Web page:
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A particular programming problem I came across recently reduces to finding hamiltonian paths in a rectangular grid that would look something like,

A  0  0  0

0  0  0  0

0  0  C  D

What are some effective heuristics that could be applied to find them - and particularly, techniques to trim/discard paths along the way?

Edit: Just to clarify, the edges are formed when elements are connected horizontally and vertically, but not diagonally. The problem also states that any element that is marked 0 can be used to form a path, but non 0 elements are "obstacles" that need to be avoided.

A-0-0-0
      |
0-0-0-0
|
0-0-C D

could be one path, for instance. Another may be,

A 0-0-0
| |   |
0 0 0-0
| | |
0-0 C D
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    $\begingroup$ Which are the edges in your example? $\endgroup$ – Alexandru Aug 16 '10 at 20:17
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    $\begingroup$ Did this per chance come from Quora's jobs challenge page? quora.com/challenges $\endgroup$ – majelbstoat Jan 10 '11 at 10:20
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I don't see an easy way of counting without enumerating. You can easily visit all hamiltonian paths with an exaustive depth-first search with backtracking. You can actually cheat a bit, and realize that, if N is the number of hamiltonian paths that start by going to the right, the total number of hamiltonian paths is 2N (due to the symmetry if the grid). This does not extend all the way (for some vertices not all paths will lead to the same number of cycles, but you can upper bound the number of hamiltonian paths easily with a similar argument (with the bonus that you can solve parts of it exactly to improve your bound with symmetry arguments). This is the strategy I'd choose.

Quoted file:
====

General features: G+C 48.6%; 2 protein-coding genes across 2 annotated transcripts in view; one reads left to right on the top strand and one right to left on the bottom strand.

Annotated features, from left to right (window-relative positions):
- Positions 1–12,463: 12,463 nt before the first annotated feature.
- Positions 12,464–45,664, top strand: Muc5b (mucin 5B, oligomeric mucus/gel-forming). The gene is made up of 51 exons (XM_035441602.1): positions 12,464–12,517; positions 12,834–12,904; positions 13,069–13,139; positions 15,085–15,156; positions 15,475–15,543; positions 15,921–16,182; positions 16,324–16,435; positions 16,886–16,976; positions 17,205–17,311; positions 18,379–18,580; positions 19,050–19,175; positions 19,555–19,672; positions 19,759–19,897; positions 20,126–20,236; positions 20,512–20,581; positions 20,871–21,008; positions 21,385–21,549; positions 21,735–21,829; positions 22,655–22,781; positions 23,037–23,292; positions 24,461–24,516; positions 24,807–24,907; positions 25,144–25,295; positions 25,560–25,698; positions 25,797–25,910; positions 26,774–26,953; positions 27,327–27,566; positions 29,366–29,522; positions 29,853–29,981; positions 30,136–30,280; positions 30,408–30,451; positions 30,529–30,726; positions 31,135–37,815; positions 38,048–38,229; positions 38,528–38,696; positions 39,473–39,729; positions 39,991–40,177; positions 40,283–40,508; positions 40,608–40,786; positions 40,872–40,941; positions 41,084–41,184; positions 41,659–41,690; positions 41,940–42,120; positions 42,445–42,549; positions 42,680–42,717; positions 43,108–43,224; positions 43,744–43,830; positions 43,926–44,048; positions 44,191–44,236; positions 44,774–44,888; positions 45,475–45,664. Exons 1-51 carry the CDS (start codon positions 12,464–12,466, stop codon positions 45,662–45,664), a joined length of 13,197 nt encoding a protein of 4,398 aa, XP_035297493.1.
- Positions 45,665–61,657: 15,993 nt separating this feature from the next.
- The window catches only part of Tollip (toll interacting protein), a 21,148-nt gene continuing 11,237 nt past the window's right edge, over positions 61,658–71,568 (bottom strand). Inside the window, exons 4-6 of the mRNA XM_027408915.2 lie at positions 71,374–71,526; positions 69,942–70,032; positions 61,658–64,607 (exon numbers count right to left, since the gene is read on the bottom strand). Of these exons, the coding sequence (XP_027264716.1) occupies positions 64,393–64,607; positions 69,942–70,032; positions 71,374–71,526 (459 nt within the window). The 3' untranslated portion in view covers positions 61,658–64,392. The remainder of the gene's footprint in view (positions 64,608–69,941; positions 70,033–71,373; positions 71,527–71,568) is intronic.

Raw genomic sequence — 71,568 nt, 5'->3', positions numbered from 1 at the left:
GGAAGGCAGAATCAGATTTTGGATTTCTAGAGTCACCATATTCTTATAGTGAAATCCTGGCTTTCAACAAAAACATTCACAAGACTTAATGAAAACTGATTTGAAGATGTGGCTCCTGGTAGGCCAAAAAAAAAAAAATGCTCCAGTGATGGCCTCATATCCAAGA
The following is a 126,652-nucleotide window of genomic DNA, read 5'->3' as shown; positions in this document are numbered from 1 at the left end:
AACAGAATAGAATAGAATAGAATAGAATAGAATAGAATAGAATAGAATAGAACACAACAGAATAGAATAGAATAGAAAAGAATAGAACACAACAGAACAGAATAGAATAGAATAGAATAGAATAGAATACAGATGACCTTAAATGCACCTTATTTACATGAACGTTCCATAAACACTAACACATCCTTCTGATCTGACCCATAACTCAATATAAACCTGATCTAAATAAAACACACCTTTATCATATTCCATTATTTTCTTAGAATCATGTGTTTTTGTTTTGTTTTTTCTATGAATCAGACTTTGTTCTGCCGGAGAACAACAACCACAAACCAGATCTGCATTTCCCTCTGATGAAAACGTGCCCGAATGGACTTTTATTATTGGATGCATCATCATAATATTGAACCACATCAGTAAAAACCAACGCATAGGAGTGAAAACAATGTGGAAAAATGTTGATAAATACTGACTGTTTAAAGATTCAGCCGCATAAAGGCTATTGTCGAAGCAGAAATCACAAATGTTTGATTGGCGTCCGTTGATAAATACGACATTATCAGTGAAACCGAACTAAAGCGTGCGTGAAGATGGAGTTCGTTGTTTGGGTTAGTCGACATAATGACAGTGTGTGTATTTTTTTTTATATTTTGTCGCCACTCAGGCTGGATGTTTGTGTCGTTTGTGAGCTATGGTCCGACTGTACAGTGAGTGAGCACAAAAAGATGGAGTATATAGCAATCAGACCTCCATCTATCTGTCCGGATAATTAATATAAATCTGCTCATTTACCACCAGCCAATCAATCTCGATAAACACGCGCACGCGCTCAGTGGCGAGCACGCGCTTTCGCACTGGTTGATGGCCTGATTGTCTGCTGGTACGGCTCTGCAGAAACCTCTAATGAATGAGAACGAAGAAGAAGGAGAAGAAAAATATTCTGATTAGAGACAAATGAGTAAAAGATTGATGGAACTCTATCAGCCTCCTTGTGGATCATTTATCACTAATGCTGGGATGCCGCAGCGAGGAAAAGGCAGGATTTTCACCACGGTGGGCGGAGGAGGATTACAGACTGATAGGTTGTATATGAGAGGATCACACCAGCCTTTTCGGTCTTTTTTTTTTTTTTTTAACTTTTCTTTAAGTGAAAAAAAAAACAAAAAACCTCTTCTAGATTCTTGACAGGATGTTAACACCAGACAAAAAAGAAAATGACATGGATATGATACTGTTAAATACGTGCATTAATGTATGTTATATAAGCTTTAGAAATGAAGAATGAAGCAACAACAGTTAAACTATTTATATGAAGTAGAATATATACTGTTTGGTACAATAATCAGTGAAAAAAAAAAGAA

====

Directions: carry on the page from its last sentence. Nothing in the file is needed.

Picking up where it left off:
But if you don't want this, some generic heuristics:

  • You can also easily upper bound the number of hamiltonian paths as |E| choose |V|-1 (where |E| is the number of edges and |V| the number of vertices in the graph), which can be a lot better for a sparse graph than |V|! (the naive bound that assumes that the graph is complete).

  • An easy way to improve this bound is by trimming known-bad combinations, by not considering twice edges from the same vertex. So you'd get something like prod_v(deg_v-1) (which should still upper bound the number of hamiltonian paths, since you're now counting cycles more than once, I think).

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    $\begingroup$ Can this not be improved to a kind of dynamic programming with memoization? $\endgroup$ – András Salamon Aug 17 '10 at 2:17

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